That first sip of hot, rich coffee on a rainy, grey morning. That is happiness. The simplest pleasure of life often provide moments of pure and unparalleled bliss.
Coffee a commodity and topic of discussion so common today was once a rarity in North America, enjoyed like fine wine by a small group of coffee connoisseurs. It’s hard to imagine coffee, a drink so beloved to so many was once a drink that was consumed at gas stations out of styrofoam cups. An energy boost on a long drive or quick pick me up for truck drivers. The taste and coffee drinking experience were of no concern, just add enough sugar until the black liquid went down smoothly.
But, all of that changed in 1982. It changed when a man by the name of Howard Schultz travelled to Italy on a business trip. Howard was the director of retail operations for Starbucks, which at the time only sold coffee beans, not the drink. On his trip to Italy he fell in love with the coffee bars and romance of the coffee drinking experience. He noticed that these coffee bars created a sense of community and were a common gathering place for connection. Inspired by what he saw, he returned to Seattle with a vision to bring to Americans something they did not know they needed.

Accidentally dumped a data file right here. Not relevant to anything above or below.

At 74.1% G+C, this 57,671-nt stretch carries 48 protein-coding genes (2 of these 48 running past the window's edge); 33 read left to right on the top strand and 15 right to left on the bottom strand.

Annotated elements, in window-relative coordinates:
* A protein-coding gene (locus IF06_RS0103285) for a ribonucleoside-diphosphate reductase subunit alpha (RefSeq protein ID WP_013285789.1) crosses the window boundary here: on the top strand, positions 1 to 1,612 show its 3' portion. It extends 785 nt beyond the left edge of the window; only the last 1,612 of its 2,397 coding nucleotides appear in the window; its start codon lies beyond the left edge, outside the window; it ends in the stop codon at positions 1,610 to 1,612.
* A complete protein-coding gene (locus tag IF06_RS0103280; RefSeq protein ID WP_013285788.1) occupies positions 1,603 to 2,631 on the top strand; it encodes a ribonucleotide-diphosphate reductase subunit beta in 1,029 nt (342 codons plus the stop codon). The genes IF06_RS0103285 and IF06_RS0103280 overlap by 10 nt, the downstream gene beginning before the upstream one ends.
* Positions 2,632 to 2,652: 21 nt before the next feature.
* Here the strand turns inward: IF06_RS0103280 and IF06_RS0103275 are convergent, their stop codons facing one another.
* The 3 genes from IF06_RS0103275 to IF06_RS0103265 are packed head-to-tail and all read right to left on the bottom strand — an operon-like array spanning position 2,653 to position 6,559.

This excitement and vision for Starbucks filled Howard, but he was met with resistance by the Co-founders, Jerry Baldwin and Zev Siegel, who wished to remain small and sell just beans. A dream so vividly clear forced Schultz to walk away from Starbucks and pioneer the spirit of coffee he had seen in Italy all on his own. So, he opened up a little coffee shop by the name of Il Giornale, named after a local Italian newspaper. At his small coffee bar, his belief in coffee winning over the hearts of Americans was confirmed, people were loving it!
Two years later, Starbucks was put up for sale by the founders. Howard sensed an opportunity to acquire the business and pioneer his original vision for the brand. He collected the necessary financing from investors across Seattle and purchased the company.
If it were not for the passion and vision of Howard Schultz, coffee may still be a beverage we purchased for 50 cents and guzzled down simply for a quick energy jolt.
Today, Starbucks is more than just a required pit stop on the way to work for a dose of pleasure and delight. It represents a place of connection, a home away from home that we can count on to welcome us with open arms.
Thank you for Howard for relentlessly pursuing your vision and making my rainy morning all the more enjoyable with a cup of freshly brewed Starbucks Pike Place Roast.